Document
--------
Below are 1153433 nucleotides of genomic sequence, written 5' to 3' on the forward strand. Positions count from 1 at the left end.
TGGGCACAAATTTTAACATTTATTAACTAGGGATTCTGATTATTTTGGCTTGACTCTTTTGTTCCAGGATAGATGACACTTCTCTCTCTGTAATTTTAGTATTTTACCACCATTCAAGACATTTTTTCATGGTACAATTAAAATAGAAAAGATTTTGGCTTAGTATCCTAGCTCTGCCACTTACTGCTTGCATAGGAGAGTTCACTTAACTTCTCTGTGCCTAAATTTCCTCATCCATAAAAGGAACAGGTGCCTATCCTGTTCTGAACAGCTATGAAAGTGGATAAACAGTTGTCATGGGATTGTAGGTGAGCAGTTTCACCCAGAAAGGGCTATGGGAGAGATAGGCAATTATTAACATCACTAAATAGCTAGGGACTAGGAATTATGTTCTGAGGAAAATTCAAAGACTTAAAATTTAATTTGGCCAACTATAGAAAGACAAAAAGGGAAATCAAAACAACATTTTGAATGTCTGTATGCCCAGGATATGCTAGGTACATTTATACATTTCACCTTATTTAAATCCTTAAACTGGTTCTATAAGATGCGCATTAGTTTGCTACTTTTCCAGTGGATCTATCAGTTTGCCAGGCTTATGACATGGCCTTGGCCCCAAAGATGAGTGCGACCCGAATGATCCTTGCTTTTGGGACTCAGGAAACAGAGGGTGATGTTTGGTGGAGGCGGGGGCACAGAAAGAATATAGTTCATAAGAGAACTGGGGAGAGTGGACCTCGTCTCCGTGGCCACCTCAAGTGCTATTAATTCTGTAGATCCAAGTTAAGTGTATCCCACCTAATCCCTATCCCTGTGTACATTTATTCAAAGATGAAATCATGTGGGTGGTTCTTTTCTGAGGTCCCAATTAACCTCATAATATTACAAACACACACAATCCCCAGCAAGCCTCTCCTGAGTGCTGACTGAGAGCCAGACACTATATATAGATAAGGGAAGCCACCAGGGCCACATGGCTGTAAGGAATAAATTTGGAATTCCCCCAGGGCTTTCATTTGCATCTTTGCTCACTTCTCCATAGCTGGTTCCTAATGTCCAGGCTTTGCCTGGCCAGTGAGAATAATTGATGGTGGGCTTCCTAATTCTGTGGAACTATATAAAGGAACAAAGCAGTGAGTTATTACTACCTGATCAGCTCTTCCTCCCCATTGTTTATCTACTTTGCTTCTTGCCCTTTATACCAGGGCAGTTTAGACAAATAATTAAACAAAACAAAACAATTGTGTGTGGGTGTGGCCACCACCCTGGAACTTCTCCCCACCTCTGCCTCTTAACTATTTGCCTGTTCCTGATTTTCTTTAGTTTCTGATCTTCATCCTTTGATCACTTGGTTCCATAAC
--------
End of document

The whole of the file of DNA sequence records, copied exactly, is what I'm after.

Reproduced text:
Below are 1153433 nucleotides of genomic sequence, written 5' to 3' on the forward strand. Positions count from 1 at the left end.
TGGGCACAAATTTTAACATTTATTAACTAGGGATTCTGATTATTTTGGCTTGACTCTTTTGTTCCAGGATAGATGACACTTCTCTCTCTGTAATTTTAGTATTTTACCACCATTCAAGACATTTTTTCATGGTACAATTAAAATAGAAAAGATTTTGGCTTAGTATCCTAGCTCTGCCACTTACTGCTTGCATAGGAGAGTTCACTTAACTTCTCTGTGCCTAAATTTCCTCATCCATAAAAGGAACAGGTGCCTATCCTGTTCTGAACAGCTATGAAAGTGGATAAACAGTTGTCATGGGATTGTAGGTGAGCAGTTTCACCCAGAAAGGGCTATGGGAGAGATAGGCAATTATTAACATCACTAAATAGCTAGGGACTAGGAATTATGTTCTGAGGAAAATTCAAAGACTTAAAATTTAATTTGGCCAACTATAGAAAGACAAAAAGGGAAATCAAAACAACATTTTGAATGTCTGTATGCCCAGGATATGCTAGGTACATTTATACATTTCACCTTATTTAAATCCTTAAACTGGTTCTATAAGATGCGCATTAGTTTGCTACTTTTCCAGTGGATCTATCAGTTTGCCAGGCTTATGACATGGCCTTGGCCCCAAAGATGAGTGCGACCCGAATGATCCTTGCTTTTGGGACTCAGGAAACAGAGGGTGATGTTTGGTGGAGGCGGGGGCACAGAAAGAATATAGTTCATAAGAGAACTGGGGAGAGTGGACCTCGTCTCCGTGGCCACCTCAAGTGCTATTAATTCTGTAGATCCAAGTTAAGTGTATCCCACCTAATCCCTATCCCTGTGTACATTTATTCAAAGATGAAATCATGTGGGTGGTTCTTTTCTGAGGTCCCAATTAACCTCATAATATTACAAACACACACAATCCCCAGCAAGCCTCTCCTGAGTGCTGACTGAGAGCCAGACACTATATATAGATAAGGGAAGCCACCAGGGCCACATGGCTGTAAGGAATAAATTTGGAATTCCCCCAGGGCTTTCATTTGCATCTTTGCTCACTTCTCCATAGCTGGTTCCTAATGTCCAGGCTTTGCCTGGCCAGTGAGAATAATTGATGGTGGGCTTCCTAATTCTGTGGAACTATATAAAGGAACAAAGCAGTGAGTTATTACTACCTGATCAGCTCTTCCTCCCCATTGTTTATCTACTTTGCTTCTTGCCCTTTATACCAGGGCAGTTTAGACAAATAATTAAACAAAACAAAACAATTGTGTGTGGGTGTGGCCACCACCCTGGAACTTCTCCCCACCTCTGCCTCTTAACTATTTGCCTGTTCCTGATTTTCTTTAGTTTCTGATCTTCATCCTTTGATCACTTGGTTCCATAAC